Carnegie Mellon's Secret? Sticking To What It Does Best

Robert Mehrabian has plenty of ideas about good management: Focus on niches, and market aggressively. Measure progress against your competition. Break down the internal barriers. Stay lean. Never lose sight of the customer. It's the same line that consultants are spreading throughout Corporate America. But Mehrabian isn't a consultant. He's president of Carnegie Mellon University in Pittsburgh, and he is not discussing nearby Westinghouse or Alcoa. The business he's talking about is the very university he runs.

Managing a university as if it were a business seems to pay off. While many of America's great universities are struggling to make ends meet, Carnegie Mellon seems perfectly positioned for the '90s. Research money pours into its computer science department. Industry pays for fully half of the engineering department, with each professor bringing in an average of $215,000 a year in outside research money. Tuition, meanwhile, rose only 4.9% last year, the smallest increase in 15 years and far below the average for private universities.

TEAMWORK. CMU's success, says Mehrabian, is a product of its own limitations. A private university of fewer than 7,000 students, CMU "couldn't afford to be everything to everybody." That forced administrators to follow a mandate that could have been written by General Electric Co.'s John F. Welch Jr.: CMU participates only in fields where it can aspire to world-class performance. This includes computer science, engineering, and drama--but not medicine, law, or the classics. "It's a niche play," says Patrick Keating, vice-president. "We don't want to cover the waterfront."

Thanks in part to its limited resources, CMU has long shuttled professors from one department to another. This pays off in many ways. It breaks down the departmental barriers that often create bureaucratic fiefdoms in universities. The computer science department, says Mehrabian, was born in the basement of the business school. And CMU's cognitive psychology department grew out of artificial intelligence studies. "We like to think of CMU as the seamless university," says Mehrabian.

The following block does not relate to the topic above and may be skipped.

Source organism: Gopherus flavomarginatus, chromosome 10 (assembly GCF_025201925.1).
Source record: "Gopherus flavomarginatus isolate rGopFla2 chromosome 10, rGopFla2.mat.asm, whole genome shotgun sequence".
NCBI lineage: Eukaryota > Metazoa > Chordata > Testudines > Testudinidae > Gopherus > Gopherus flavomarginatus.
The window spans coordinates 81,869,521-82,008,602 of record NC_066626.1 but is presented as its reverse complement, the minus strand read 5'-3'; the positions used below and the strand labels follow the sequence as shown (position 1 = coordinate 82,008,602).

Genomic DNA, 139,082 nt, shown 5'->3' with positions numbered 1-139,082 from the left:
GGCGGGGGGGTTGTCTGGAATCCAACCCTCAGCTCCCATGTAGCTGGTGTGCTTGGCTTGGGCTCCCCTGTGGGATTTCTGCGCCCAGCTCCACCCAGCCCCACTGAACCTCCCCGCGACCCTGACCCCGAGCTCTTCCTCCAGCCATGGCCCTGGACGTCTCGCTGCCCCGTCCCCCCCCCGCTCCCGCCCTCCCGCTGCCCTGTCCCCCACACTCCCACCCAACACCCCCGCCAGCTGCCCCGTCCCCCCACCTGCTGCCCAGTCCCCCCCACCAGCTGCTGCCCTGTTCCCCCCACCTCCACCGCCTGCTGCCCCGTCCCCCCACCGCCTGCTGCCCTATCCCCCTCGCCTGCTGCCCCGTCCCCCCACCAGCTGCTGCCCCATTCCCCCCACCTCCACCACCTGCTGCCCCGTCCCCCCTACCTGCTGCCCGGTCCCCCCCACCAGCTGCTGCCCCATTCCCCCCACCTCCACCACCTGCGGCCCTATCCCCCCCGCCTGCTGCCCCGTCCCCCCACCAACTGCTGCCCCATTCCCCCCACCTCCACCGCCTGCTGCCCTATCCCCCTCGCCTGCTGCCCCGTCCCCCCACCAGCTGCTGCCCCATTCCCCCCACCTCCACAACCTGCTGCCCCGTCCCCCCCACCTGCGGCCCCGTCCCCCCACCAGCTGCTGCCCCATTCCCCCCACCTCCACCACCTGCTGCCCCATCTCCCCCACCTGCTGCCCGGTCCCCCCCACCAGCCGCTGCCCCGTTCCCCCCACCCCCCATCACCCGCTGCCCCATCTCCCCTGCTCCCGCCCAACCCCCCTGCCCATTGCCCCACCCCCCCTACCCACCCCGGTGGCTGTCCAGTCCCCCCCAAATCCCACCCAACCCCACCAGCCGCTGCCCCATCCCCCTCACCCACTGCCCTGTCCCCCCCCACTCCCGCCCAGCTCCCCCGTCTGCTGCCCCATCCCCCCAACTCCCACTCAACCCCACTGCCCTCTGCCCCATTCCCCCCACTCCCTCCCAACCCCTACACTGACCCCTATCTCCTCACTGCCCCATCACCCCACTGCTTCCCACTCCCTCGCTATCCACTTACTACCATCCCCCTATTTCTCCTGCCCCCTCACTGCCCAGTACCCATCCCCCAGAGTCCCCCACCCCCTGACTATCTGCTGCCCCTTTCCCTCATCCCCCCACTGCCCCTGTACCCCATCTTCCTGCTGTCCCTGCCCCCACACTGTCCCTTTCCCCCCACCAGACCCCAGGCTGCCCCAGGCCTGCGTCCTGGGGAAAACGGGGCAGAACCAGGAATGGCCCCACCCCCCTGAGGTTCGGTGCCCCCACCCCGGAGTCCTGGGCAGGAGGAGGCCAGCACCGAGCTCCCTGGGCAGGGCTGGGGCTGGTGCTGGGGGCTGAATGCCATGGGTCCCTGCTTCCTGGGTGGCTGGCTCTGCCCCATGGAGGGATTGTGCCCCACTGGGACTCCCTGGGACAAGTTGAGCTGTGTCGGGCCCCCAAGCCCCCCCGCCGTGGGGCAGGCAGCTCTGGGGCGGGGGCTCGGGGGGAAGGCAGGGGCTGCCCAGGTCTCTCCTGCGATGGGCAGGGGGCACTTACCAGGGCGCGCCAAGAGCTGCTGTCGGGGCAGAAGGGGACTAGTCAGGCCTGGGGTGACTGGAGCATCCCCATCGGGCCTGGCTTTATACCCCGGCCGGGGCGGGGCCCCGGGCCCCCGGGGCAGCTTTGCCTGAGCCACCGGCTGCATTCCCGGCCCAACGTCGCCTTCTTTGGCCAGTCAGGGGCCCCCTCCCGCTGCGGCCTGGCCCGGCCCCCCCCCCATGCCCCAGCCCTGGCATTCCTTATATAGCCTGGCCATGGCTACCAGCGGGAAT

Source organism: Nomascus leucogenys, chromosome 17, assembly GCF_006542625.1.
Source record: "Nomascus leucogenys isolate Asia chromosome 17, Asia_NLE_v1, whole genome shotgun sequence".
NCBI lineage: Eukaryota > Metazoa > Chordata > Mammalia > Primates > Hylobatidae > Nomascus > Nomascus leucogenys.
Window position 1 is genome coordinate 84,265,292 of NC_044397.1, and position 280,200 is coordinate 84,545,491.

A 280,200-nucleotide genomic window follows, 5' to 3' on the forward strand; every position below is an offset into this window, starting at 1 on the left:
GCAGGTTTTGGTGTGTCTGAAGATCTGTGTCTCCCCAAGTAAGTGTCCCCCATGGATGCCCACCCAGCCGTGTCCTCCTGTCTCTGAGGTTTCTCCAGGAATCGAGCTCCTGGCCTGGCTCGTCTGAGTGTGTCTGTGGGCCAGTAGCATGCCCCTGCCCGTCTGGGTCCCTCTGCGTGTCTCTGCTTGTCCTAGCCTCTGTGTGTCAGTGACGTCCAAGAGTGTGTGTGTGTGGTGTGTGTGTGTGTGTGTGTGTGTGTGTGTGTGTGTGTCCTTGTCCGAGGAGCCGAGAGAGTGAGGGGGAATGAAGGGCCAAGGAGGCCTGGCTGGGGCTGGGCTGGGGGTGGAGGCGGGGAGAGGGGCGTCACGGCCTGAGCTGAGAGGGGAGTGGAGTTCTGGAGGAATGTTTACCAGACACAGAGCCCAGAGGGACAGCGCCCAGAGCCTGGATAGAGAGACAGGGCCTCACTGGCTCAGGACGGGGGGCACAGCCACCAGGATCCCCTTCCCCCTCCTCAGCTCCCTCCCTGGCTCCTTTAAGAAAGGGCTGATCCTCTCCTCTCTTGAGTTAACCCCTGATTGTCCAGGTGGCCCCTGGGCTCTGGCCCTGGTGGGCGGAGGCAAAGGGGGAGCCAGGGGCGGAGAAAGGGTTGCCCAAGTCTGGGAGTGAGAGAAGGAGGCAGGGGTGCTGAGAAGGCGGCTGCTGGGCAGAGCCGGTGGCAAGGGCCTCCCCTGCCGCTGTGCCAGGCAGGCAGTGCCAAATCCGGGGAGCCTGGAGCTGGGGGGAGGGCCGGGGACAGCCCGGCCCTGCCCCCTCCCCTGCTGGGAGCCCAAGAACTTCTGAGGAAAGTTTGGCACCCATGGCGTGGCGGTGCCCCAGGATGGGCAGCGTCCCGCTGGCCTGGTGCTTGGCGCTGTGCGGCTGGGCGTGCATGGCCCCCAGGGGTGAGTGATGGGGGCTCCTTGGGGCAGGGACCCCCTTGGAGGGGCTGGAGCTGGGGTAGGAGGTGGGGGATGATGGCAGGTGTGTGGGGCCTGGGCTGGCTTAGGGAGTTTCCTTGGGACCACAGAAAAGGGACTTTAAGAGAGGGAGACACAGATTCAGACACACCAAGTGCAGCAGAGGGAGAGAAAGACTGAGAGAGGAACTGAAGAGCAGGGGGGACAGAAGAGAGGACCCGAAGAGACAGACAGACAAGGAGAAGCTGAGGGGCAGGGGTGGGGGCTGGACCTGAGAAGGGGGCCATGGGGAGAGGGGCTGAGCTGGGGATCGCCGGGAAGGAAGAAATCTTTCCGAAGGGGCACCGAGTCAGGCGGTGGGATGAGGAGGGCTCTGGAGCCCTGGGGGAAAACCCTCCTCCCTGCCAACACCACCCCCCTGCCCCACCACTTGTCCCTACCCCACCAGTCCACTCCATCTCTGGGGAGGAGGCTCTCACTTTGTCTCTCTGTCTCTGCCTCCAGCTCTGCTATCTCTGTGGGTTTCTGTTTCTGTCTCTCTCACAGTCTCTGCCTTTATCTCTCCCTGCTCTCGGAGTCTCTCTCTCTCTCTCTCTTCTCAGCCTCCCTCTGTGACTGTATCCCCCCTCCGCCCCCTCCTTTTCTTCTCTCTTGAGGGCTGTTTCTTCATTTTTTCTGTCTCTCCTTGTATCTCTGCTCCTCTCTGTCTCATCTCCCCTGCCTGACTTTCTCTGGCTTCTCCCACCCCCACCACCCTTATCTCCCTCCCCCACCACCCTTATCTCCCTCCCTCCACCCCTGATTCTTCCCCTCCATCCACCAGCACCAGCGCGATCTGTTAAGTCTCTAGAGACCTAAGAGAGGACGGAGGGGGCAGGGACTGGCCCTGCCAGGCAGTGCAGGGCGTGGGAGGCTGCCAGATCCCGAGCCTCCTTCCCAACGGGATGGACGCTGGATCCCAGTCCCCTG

For research projects, CMU creates multidisciplinary teams, called centers. Some 50 centers are working on everything from industrial emissions controls to developing unmanned vehicles. Funding sources, such as corporations and the National Science Foundation, like the teams for their mix of skill and their focus on real-world problems. CMU's Engineering Design Research Center, for example, brings together designers from the fine arts department and computer scientists, engineers, and business researchers. The goal is to produce "rapid tool designs" to speed up manufacturing.

Mehrabian predicts that budget squeezes will produce a shakeout across the U.S. and that only a handful of research universities survive. The rest, he predicts, will have to cut back on research and turn themselves into teaching colleges to cut costs. "You always have to have a comparative advantage," he says.

CASHING IN. Mehrabian is at work developing new roles for CMU in such subjects as environmental and international affairs. The idea, he says, is to prepare students for some of the fastest-growing areas of the economy. His initiatives already proved themselves in a spectacular way this year, when one student in an entrepreneurship seminar, John Kam III, raised millions in funding for an office-paper recycling business.

One place where the university comes up short is in racial diversity. Only 200 or so students are African-American, compared with more than 1,100 students from overseas. And only 6 out of 550 faculty members are black Americans, a ratio that, in part, reflects a nationwide shortage of black engineering and science professors.

To be sure, not all universities can follow a niche strategy, especially some of the giant public institutions. But in trying to find the right path in a world of tight budgets, other universities could do worse than take some lessons from CMU.

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